Surveying Your Topic, Finding Sources, and
Creating Works-Cited Entries
- To see if you can find enough information on your
topic and to be sure it is the one you want to write about, find some books
or articles (including online sources) on your topic and do some pre-reading to survey
and online resources.
- After about an hour's research, you should be
able to determine whether or not you'll be able to find enough good
resources. To survey your topic, skim resources to find the thesis and main
points your experts wrote about in their works. You will want to create a
thesis statement (a sentence that states your topic, your position
about the topic, and three or more main points that provide evidence for
your position) similar to those in your sources.
You have found six sources about Adventures of Huckleberry Finn.
Five agree that the book is an important literary work which should
be read and studied. One source says it is horrible because it uses the
N-word. It will be far easier to write a thesis stating that the book should
be read because most of the sources agree that it should. Trying to write a
research paper proving what you personally believe, but for which you can
find no works to support your belief is nearly impossible. After reading the
sources, several blame the tragedy on Abigail Williams, Tituba, and Judge
Danforth. As a result, it is possible to create a thesis statement:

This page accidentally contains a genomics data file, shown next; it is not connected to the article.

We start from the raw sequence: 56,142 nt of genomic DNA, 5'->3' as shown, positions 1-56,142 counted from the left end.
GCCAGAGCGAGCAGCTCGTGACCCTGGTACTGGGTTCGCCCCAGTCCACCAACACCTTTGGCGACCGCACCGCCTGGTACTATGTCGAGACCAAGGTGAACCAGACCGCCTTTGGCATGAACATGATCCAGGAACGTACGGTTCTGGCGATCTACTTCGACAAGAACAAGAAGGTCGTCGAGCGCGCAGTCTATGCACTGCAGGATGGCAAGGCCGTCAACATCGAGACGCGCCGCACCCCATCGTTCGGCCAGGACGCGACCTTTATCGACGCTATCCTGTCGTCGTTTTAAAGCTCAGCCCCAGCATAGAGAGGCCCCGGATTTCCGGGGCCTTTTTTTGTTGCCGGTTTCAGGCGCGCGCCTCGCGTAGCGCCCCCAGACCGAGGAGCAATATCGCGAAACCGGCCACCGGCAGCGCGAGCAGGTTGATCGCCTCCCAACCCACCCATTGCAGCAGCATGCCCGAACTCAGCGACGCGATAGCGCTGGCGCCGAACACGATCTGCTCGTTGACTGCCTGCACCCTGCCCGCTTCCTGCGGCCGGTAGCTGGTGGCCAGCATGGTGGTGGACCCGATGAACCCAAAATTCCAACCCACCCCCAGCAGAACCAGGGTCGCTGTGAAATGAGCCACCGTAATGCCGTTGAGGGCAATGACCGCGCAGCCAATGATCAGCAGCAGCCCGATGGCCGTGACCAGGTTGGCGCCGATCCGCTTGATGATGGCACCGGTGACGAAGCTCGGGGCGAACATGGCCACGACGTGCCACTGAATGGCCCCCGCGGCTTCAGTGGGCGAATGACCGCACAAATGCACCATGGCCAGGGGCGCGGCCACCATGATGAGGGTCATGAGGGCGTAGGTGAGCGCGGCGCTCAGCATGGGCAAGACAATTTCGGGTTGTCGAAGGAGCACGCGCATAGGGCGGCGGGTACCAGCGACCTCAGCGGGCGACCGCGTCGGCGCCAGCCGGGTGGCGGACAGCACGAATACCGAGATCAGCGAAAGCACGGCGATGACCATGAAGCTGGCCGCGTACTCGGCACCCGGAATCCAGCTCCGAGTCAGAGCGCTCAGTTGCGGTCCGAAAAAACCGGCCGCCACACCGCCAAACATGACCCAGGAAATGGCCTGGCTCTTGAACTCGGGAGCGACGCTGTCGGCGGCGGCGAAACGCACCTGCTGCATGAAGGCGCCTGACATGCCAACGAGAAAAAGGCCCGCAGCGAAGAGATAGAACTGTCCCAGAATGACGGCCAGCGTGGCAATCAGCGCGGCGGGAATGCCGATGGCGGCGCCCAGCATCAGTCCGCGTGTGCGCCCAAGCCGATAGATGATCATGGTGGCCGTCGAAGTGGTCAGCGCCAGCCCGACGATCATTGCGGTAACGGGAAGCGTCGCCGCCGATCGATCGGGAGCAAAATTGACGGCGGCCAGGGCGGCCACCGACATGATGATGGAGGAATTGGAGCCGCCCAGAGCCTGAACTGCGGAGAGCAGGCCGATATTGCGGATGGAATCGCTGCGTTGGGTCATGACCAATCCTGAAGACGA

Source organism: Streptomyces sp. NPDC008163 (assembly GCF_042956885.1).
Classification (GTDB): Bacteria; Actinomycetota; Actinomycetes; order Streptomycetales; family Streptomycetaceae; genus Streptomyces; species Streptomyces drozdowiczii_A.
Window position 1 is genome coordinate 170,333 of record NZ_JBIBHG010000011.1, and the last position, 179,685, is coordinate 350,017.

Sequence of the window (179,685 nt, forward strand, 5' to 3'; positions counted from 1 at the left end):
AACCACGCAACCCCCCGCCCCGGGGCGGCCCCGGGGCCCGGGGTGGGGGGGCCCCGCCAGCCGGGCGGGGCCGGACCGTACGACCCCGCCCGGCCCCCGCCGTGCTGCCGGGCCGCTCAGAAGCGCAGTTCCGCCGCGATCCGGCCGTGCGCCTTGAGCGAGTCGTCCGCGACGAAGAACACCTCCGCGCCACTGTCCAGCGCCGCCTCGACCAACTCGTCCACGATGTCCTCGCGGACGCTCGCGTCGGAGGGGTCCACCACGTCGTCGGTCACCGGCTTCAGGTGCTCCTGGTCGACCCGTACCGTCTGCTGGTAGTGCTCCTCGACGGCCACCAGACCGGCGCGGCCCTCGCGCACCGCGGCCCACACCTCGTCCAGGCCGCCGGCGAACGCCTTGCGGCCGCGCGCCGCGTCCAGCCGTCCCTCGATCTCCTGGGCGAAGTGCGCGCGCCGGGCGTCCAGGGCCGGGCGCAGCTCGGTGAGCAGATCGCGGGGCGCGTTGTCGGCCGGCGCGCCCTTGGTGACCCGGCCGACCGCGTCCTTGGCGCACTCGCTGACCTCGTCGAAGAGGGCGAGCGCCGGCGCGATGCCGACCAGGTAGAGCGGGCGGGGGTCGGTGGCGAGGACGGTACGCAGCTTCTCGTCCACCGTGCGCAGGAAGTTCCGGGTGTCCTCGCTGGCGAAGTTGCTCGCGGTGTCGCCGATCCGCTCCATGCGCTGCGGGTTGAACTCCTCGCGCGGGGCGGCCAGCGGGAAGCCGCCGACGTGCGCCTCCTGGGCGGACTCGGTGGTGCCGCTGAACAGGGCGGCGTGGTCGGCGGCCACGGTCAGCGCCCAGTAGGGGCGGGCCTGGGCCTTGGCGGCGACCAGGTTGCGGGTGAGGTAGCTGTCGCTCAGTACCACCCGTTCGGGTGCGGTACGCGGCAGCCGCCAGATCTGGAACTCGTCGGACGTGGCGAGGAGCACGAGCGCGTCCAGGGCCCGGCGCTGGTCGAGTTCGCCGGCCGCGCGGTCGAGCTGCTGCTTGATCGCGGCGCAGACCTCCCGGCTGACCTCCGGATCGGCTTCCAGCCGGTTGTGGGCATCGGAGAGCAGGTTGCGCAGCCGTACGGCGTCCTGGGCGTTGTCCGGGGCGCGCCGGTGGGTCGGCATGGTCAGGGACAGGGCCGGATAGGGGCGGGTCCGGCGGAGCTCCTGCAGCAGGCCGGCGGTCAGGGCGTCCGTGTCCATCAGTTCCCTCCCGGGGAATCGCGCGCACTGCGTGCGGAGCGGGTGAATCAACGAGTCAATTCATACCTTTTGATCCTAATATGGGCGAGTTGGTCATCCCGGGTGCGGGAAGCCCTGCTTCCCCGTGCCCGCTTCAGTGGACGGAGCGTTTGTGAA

The three characters in The
responsible for the deaths in Salem are Abigail Williams, Tituba, and Judge
- Print out your online sources.
It is actually much faster to create a research paper by using notes and/or
sources which are on paper.
- Make a works-cited page as soon
as you have found sources you can use. Click
here to see a sample MLA paper with its works-cited page (scroll to last
page). (You may use EasyBib or
KnightCite, but if
you don't understand what information EasyBib or KnightCite is asking for,
you might type in the wrong information, so be sure read the information
below and then compare your EasyBib or KnightCite results to examples found
at the Purdue
Online Writing Lab.
- Before you create your works-cited
entries, learn how to read works-cited entries:
Here is an example of a works-cited entry for a book:
cite a book in MLA style, include the following elements in your works-cited
(Author's name: Last, First.)
Title of source.
(Novel title: Italicized)
(The name of the publishing company is Warner
Publication date. (The last publication date on the
copyright page is 1982. Note that the date is followed by a period because
it is the last core element.
Here is an example of
combination in-text and parenthetical citation
which matches the works-cited entry:
Harper Lee shows how humans can be irresponsible citizens by having her
character Atticus Finch say, "Serving on a jury forces a man to make up his
mind and declare himself about something. Men don't like to do that.
Sometimes it's unpleasant" ( 297).
need the page numbers for any information you find in a book, whether it is
quoted, paraphrased, or summarized.
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